How not to do statistics

Good Math, Bad Math lampoons some moonbat statistics from an HIV denier who either has the mathematical aptitude of a tree or is lying in order to advance a pernicious agenda, take your pick.

Most, if not all, of these adolescents must have acquired HIV from perinatal infection for the following reasons: sexual transmission of HIV depends on an average of 1000 sexual contacts, and only 1in 250 Americans carries HIV (Table 1). Thus, all positive teenagers would have had to achieve an absurd 1000 contacts with a positive partner, or an even more absurd 250,000 sexual contacts with random Americans to acquire HIV by sexual transmission. It follows that probably all of the healthy adolescent HIV carriers were perinatally infected, as for example the 22-year-old Kimberly Bergalis (Section 3.5.16).

Both of these numbers are a bit too high: the UNDP puts the USA’s 15-49 HIV prevalence at 0.6%, or 1/167, and a significant number of HIV cases are transmitted via anal sex, for which the probability of infection is 1 in 200, and needle sharing, for which it’s 1 in 150 (link).

But either way, it’s a classic example of the Argumentatum ad Numeros (I’d add an adjective, if I knew the Latin 1st/2nd declension plural accusative adjective for “Large” or “Huge”): concoct fantastic large numbers, multiply them together, and assert that the probability of something happening is 1 in that number.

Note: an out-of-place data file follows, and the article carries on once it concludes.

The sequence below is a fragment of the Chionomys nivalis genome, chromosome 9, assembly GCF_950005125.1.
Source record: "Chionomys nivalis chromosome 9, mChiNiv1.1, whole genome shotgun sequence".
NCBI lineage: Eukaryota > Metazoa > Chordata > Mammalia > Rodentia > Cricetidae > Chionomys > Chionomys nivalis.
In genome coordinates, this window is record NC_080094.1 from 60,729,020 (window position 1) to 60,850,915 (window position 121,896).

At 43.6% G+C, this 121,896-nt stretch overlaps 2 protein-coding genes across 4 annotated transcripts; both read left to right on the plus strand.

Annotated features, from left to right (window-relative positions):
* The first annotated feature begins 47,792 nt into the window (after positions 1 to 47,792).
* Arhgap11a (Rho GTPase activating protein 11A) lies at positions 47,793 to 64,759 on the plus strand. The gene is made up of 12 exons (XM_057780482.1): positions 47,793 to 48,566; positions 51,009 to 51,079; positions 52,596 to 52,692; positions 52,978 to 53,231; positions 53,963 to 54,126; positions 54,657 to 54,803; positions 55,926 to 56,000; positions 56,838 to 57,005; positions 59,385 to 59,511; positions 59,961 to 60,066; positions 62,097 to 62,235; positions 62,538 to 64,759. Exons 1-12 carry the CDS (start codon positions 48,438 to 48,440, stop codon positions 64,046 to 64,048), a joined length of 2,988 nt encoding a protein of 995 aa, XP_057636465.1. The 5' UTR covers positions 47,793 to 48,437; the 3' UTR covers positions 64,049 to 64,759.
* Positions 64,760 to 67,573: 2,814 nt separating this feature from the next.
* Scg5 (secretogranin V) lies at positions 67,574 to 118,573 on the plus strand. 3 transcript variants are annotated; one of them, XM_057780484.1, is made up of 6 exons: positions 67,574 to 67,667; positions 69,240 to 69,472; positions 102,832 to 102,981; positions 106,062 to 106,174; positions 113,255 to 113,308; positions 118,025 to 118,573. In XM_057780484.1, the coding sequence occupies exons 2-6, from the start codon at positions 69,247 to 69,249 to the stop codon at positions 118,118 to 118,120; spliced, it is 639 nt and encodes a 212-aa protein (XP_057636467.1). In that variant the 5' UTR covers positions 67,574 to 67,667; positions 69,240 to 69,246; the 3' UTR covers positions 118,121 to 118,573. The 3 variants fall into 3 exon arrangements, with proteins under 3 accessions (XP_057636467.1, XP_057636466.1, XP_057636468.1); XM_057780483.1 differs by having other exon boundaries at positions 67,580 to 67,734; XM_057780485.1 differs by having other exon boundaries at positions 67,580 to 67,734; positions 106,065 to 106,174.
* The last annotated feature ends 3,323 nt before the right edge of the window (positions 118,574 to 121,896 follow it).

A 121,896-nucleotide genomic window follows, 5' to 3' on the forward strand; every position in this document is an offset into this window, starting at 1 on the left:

In fact, going by the denier’s statistics, for Americans to get HIV, only 1 in 250 needs to get infected, so in fact the average American needs to have sex 1,000 times with people of unknown status. Which isn’t out of the ordinary, given that shockingly low numbers of Americans regularly use condoms or even insist that their SOs be tested.

In the context of the original assertion, the military, it’s even easier: about 1 in 4,000 American military recruits aged 17-19 are HIV+, reducing the number of sexual contacts necessary per American teenager to 64. Which, again, is perfectly possible, especially if anal sex is involved, reducing the number of contacts necessary to 13.


One Response to How not to do statistics

  1. SLC says:

    There is also a discussion on this issue on Taras’ web site in which the original paper by Duesberg is fisked.

    In addition, of even more interest to Mr. Levy, a couple of Israel bashers named Pat and James weigh in so he can get a twofer.

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